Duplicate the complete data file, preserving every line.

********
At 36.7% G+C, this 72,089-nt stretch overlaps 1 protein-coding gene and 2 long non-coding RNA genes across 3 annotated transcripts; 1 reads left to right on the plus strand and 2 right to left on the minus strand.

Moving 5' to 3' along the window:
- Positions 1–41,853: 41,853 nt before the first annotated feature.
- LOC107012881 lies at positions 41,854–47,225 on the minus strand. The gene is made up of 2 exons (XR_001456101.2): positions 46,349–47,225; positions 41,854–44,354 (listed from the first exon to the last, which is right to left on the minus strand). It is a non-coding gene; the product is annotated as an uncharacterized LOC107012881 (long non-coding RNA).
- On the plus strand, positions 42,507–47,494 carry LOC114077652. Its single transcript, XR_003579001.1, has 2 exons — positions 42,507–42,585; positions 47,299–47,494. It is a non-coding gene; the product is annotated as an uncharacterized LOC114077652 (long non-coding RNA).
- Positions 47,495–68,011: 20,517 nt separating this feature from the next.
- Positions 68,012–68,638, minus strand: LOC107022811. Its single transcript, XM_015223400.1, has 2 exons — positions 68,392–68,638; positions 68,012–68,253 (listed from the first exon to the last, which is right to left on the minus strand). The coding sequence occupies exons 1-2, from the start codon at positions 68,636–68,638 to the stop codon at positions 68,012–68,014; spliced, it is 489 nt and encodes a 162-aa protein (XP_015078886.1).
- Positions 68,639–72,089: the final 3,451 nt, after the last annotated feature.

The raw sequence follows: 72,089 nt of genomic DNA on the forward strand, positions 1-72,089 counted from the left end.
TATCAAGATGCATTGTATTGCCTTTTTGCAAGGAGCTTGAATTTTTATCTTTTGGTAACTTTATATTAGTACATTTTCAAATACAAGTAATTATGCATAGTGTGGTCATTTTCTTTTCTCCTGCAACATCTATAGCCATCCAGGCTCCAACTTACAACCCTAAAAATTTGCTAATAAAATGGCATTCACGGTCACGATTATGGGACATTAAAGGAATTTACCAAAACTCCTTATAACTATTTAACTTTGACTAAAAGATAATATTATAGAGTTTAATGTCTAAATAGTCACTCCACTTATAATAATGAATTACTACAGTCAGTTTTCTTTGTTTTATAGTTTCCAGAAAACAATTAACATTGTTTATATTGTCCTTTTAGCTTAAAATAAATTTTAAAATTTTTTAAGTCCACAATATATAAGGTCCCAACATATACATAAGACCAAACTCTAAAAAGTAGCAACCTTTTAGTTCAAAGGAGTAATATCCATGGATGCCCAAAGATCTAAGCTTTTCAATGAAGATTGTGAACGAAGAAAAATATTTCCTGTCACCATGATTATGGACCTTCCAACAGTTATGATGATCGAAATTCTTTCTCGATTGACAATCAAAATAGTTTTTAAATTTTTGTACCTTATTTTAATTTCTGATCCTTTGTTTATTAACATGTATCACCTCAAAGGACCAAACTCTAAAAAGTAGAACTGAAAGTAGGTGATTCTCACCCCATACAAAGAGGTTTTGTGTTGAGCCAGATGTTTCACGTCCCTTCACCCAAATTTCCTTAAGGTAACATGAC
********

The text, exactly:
At 36.7% G+C, this 72,089-nt stretch overlaps 1 protein-coding gene and 2 long non-coding RNA genes across 3 annotated transcripts; 1 reads left to right on the plus strand and 2 right to left on the minus strand.

Moving 5' to 3' along the window:
- Positions 1–41,853: 41,853 nt before the first annotated feature.
- LOC107012881 lies at positions 41,854–47,225 on the minus strand. The gene is made up of 2 exons (XR_001456101.2): positions 46,349–47,225; positions 41,854–44,354 (listed from the first exon to the last, which is right to left on the minus strand). It is a non-coding gene; the product is annotated as an uncharacterized LOC107012881 (long non-coding RNA).
- On the plus strand, positions 42,507–47,494 carry LOC114077652. Its single transcript, XR_003579001.1, has 2 exons — positions 42,507–42,585; positions 47,299–47,494. It is a non-coding gene; the product is annotated as an uncharacterized LOC114077652 (long non-coding RNA).
- Positions 47,495–68,011: 20,517 nt separating this feature from the next.
- Positions 68,012–68,638, minus strand: LOC107022811. Its single transcript, XM_015223400.1, has 2 exons — positions 68,392–68,638; positions 68,012–68,253 (listed from the first exon to the last, which is right to left on the minus strand). The coding sequence occupies exons 1-2, from the start codon at positions 68,636–68,638 to the stop codon at positions 68,012–68,014; spliced, it is 489 nt and encodes a 162-aa protein (XP_015078886.1).
- Positions 68,639–72,089: the final 3,451 nt, after the last annotated feature.

The raw sequence follows: 72,089 nt of genomic DNA on the forward strand, positions 1-72,089 counted from the left end.
TATCAAGATGCATTGTATTGCCTTTTTGCAAGGAGCTTGAATTTTTATCTTTTGGTAACTTTATATTAGTACATTTTCAAATACAAGTAATTATGCATAGTGTGGTCATTTTCTTTTCTCCTGCAACATCTATAGCCATCCAGGCTCCAACTTACAACCCTAAAAATTTGCTAATAAAATGGCATTCACGGTCACGATTATGGGACATTAAAGGAATTTACCAAAACTCCTTATAACTATTTAACTTTGACTAAAAGATAATATTATAGAGTTTAATGTCTAAATAGTCACTCCACTTATAATAATGAATTACTACAGTCAGTTTTCTTTGTTTTATAGTTTCCAGAAAACAATTAACATTGTTTATATTGTCCTTTTAGCTTAAAATAAATTTTAAAATTTTTTAAGTCCACAATATATAAGGTCCCAACATATACATAAGACCAAACTCTAAAAAGTAGCAACCTTTTAGTTCAAAGGAGTAATATCCATGGATGCCCAAAGATCTAAGCTTTTCAATGAAGATTGTGAACGAAGAAAAATATTTCCTGTCACCATGATTATGGACCTTCCAACAGTTATGATGATCGAAATTCTTTCTCGATTGACAATCAAAATAGTTTTTAAATTTTTGTACCTTATTTTAATTTCTGATCCTTTGTTTATTAACATGTATCACCTCAAAGGACCAAACTCTAAAAAGTAGAACTGAAAGTAGGTGATTCTCACCCCATACAAAGAGGTTTTGTGTTGAGCCAGATGTTTCACGTCCCTTCACCCAAATTTCCTTAAGGTAACATGAC